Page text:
« PreviousContinue »
His love for country life induced him to retire to Monticello, his place in Albemarle County, where he spent his declining years in planning and establishing the University of Virginia. His love of freedom in every possible form is shown in his plan for the University, which was, unlike most colleges of the times, to be under the patronage of no church, and the students were to be controlled like any community of citizens. He was also opposed to slavery. (See his Notes on Virginia.)
He died at Monticello, July 4, 1826, on the same day with John Adams, just fifty years after the great event of their lives, the declaration of independence of the United States.
The following inscription was at his own request put upon his tombstone :
THOMAS JEFFERSON, Author of the Declaration of Independence, of the Statute of Virginia for Religious Freedom, and Father
of the University of Virginia.
Reports, Messages, and Treatises, Letters,
Addresses, (9 volumes.) Jefferson's style as a political writer is considered a model : and every citizen of the United States should be well acquainted with the Declaration of Independence, which has been called by competent critics the most remarkable paper of its kind in existence.
His writings show a well trained mind, accustomed to observe closely and to delight in thought and truth and freedom. See under George Tucker. Consult also his Life, by Tucker, by Morse, by Sarah N. Randolph, his great-grand-daughter, Memoirs by Thos. J. Randolph (1830).
Government has nothing to do with opinion.
Resistance to tyrants is obedience to God. (Motto on his seal.)
Equal and exact justice to all men, of whatever state or persuasion, religious or political; peace, commerce, and honest friendship with all nations, entangling alliances with
RELIGIOUS OPINIONS AT THE AGE OF TWENTY.
(From a letter to John Page.) Perfect happiness, I believe, was never intended by the Deity to be the lot of one of his creatures in this world; but that he has very much put in our power the nearness of our approaches to it, is what I have steadfastly believed. The most fortunate of us, in our journey through life, frequently meet with calamities and misfortunes, which may greatly affict us; and, to fortify our minds against the attacks of these calamities and misfortunes, should be one of the principal studies and endeavors of our lives. The only method of doing this is to assume a perfect resignation to the Divine will, to consider whatever does happen must happen; and that by our uneasiness, we cannot prevent the blow before it does fall, but we may add to its force after it has fallen. These considerations, and others such as these, may enable us in some measure to surmount the difficulties thrown in our way; to bear up with a tolerable degree of patience under this burthen of life; and to proceed with a pious and unshaken resignation, till we arrive at our journey's end, when we may deliver up our trust into the hands of him who gave it, and receive such reward as to him shall seem proportioned to our merit. Such, dear Page, will be the language of the man who considers his situation in this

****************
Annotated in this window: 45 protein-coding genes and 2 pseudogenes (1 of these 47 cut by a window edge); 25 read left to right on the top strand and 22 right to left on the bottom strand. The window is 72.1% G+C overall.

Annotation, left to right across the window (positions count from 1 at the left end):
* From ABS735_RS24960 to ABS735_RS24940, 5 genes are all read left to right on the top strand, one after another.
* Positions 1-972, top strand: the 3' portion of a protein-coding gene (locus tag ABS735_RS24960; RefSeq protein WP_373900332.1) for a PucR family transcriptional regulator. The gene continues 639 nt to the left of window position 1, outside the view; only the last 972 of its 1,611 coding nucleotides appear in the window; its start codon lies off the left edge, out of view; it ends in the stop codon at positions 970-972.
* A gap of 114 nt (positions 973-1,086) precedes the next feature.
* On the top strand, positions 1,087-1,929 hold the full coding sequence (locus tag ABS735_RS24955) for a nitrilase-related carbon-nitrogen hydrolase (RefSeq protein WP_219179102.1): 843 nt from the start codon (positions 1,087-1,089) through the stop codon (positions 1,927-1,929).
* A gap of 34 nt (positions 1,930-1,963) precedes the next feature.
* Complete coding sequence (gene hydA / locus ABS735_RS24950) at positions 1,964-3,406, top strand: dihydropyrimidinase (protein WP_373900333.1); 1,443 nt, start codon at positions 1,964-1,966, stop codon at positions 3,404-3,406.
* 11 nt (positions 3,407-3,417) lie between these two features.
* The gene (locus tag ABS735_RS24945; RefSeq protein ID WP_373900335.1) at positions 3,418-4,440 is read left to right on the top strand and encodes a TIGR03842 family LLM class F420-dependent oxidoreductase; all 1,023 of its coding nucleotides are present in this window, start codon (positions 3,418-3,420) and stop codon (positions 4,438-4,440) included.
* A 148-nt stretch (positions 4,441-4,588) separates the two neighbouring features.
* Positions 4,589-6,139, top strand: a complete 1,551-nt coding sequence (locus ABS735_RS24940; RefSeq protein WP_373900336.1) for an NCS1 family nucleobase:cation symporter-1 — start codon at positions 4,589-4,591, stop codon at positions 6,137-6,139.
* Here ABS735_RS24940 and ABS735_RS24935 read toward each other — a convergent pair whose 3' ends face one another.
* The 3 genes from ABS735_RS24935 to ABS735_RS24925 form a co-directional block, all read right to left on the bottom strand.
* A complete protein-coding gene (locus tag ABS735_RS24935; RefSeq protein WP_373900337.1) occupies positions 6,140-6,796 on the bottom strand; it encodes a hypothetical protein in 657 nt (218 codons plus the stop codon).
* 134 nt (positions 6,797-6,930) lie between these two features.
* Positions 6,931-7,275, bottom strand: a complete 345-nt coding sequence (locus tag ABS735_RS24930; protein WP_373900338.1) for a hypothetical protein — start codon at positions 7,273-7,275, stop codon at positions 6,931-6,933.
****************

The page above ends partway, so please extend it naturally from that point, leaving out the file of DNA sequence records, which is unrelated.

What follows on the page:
life, and such should be the language of every man who would wish to render that situation as easy as the nature of it will admit. Few things will disturb him at all; nothing will disturb him much.
SCENERY AT HARPER'S FERRY AND AT THE NATURAL
(From Notes on Virginia, written in 1781, published in 1801.) The passage of the Patowmac through the Blue Ridge is perhaps one of the most stupendous scenes in nature. You stand on a very high point of land. On your right comes up the Shenandoah, having ranged along the foot of the mountain an hundred miles to seek a vent. On your left approaches the Patowmac, in quest of a passage also. In the moment of their junction they rush together against the mountain, rend it asunder, and pass off to the sea. The first glance of this scene hurries our senses into the opinion, that this earth has been created in time, that the mountains were formed first, that the rivers began to flow afterwards, that in this place particularly they have been damned up by the Blue ridge of mountains, and have formed an ocean which filled the whole valley; that continuing to rise they have at length broken over at this spot, and have torn the mountain down from its summit to its base. The piles of rock on each hand, but particularly on the Shenandoah, the evident marks of their disrupture and avulsion from their beds by the most powerful agents of nature, corroborate the impression. But the distant finishing which nature has given to the picture, is of a very different character. It is a true contrast to the foreground. It is as placid and delightful, as that is wild and tremendous. For the mountain being cloven asunder, she presents to your eye,